An ABC news story, ‘Chinese media mocks Australia and Prime Minister in WeChat posts’, fails to mention a few key points, and as a result, is potentially misleading, even confusing.
Rupert Murdoch’s form in abusing power and finding truth hard to handle continues. ‘Turnbull has to go’ is typical behaviour for a man who has done more to damage democracy than any living media person . I worked with Rupert … Continue reading
American owned News Corp Australia is the least trusted media company in the country and is a cellar-dweller in the Reputation Index of Australian companies. Its behaviour in this election will ensure that it is even less trusted. Murdoch rewards … Continue reading
The media’s coverage of climate change in the election campaign has reflected the Coalition’s long-term strategy of denialism, rather than a desire for genuine scrutiny.
Central banks, regulators and insurers are starting to acknowledge that the risks of human-induced climate change will have far greater economic and financial consequences than the 2008 Global Financial Crisis. Likewise, global investors and corporations are finally accepting that climate … Continue reading
South Korea expects to create 600,000 new “quality jobs” by 2026 thanks to fifth-generation, or 5G, mobile technologies, and hopes to leverage its first-mover advantage in the sector globally, a senior government official said on Monday.
The arrest of Julian Assange in London for his activities as head of WikiLeaks has renewed the public’s focus on the role of whistleblowers, and the prosecution of journalists who embarrass governments by exposing their lies, corruption and crimes.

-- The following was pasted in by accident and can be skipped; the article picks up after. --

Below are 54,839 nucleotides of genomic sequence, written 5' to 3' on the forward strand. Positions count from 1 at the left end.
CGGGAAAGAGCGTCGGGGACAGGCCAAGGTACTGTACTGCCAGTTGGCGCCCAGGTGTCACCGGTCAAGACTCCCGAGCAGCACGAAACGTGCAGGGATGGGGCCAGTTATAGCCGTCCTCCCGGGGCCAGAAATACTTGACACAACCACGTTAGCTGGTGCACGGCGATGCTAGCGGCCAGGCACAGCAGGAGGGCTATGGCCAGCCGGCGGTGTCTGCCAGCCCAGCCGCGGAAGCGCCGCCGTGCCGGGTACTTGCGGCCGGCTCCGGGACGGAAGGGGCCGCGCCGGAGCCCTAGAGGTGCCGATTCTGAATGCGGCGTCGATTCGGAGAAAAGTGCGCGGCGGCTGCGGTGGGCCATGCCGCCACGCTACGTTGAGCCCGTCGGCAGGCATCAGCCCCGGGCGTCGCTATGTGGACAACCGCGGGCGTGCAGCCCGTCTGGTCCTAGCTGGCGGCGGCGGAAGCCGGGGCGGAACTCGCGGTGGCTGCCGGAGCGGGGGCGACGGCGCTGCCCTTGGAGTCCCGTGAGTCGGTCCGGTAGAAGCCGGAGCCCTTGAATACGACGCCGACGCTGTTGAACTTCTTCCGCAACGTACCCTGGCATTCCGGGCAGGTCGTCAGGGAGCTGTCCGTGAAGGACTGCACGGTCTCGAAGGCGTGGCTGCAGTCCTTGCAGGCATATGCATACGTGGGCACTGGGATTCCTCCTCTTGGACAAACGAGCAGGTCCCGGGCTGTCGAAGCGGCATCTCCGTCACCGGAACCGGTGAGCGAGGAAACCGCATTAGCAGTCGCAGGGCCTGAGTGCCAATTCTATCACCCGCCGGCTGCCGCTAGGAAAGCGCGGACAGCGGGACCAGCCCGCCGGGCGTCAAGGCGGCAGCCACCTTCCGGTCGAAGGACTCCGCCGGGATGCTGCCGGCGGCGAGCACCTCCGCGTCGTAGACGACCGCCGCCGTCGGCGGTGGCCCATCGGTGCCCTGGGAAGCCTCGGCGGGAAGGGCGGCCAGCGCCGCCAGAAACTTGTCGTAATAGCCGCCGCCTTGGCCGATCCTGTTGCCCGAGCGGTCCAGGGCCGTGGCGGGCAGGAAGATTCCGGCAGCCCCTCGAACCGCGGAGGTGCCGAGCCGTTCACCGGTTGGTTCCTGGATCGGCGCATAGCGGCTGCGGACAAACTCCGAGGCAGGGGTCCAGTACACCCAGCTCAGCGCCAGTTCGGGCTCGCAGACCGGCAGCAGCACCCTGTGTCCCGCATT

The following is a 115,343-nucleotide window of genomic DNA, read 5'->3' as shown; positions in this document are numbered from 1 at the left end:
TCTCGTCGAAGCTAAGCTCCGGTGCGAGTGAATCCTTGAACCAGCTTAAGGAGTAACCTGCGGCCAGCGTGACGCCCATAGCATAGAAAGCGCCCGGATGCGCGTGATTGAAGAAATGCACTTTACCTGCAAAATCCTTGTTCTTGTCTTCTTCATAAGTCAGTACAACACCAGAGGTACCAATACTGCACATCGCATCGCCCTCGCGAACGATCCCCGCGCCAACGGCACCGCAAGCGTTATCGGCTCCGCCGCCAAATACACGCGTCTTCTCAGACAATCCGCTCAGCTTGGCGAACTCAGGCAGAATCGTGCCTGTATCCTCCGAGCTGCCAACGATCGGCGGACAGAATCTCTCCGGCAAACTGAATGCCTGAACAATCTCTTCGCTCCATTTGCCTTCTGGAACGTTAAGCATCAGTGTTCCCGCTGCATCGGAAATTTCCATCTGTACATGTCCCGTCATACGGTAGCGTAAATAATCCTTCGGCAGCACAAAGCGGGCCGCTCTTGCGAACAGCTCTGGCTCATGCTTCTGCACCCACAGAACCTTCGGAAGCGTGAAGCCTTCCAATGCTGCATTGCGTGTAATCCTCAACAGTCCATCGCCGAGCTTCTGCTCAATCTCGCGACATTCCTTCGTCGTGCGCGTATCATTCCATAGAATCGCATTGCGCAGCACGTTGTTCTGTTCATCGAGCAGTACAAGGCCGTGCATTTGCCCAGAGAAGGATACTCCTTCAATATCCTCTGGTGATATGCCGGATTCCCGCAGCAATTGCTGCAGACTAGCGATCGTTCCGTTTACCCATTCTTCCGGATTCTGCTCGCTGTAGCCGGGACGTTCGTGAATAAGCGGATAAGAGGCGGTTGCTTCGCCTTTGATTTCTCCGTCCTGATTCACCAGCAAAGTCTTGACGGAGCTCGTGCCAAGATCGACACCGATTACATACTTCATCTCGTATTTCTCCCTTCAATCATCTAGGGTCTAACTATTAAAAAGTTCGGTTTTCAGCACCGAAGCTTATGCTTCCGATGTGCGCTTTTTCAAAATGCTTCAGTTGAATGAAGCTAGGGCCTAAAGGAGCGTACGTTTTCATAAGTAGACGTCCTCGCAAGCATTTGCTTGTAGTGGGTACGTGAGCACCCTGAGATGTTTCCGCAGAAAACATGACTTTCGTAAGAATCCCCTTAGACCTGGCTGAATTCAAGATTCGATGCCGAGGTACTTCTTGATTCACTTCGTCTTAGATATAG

SAM BYFORD. Huawei chairman accuses American critics of hypocrisy over NSA hacks (The Verge 27.2.2019)
Huawei’s rotating chairman Guo Ping has gone on the offensive this week at Mobile World Congress, following continued pressure on US allies to drop the Chinese telecoms giant over national security fears.
The law to censor violent content rushed through Parliament last week connected dots between two Australians abroad, when Julian Assange was “extradited” from Ecuadorian territory, in London. I examine the linkages.
This is in response to the recent New York Time’s commentary on the Empire of Rupert Murdoch, P&I 5th April. Murdoch’s insight has been passed to many of the publishers of commercial media and political parties. It has damaged society … Continue reading
Part 2 of a speech delivered at The Walkley Fund for Journalism Dinner in Sydney on Friday April 5, 2019. Every year at the Walkley Awards, we honour a craft that holds power in its various manifestations big and small, … Continue reading
Part 1 of a speech delivered at The Walkley Fund for Journalism Dinner in Sydney on Friday April 5, 2019. Forty-three years ago I went to the Philippines for the ABC’s Four Corners, to cover a disaster story—a tsunami that … Continue reading
Labor’s communications spokesperson, Michelle Rowland, has outlined a very sensible approach to fixing the dud NBN. In fact, should the Coalition retain office it would be well advised to adopt Labor’s plan.
Social media platforms give governments, extremists, haters and propagandists the ability to excite and incite hate amplified by algorithms.
On Wednesday 3 April 2019, The New York Times published a 20,000 word article about the influence o the Murdoch family, (Rupert, James and Lachlan) and the developing divisions within it. See link below to the New York Times article.
When no name pulled the trigger over one hundred times as he sluiced his way through the congregations at two Christchurch mosques, nothing he did was new. It was bigger, perhaps more “successful”, and maybe better planned than his role … Continue reading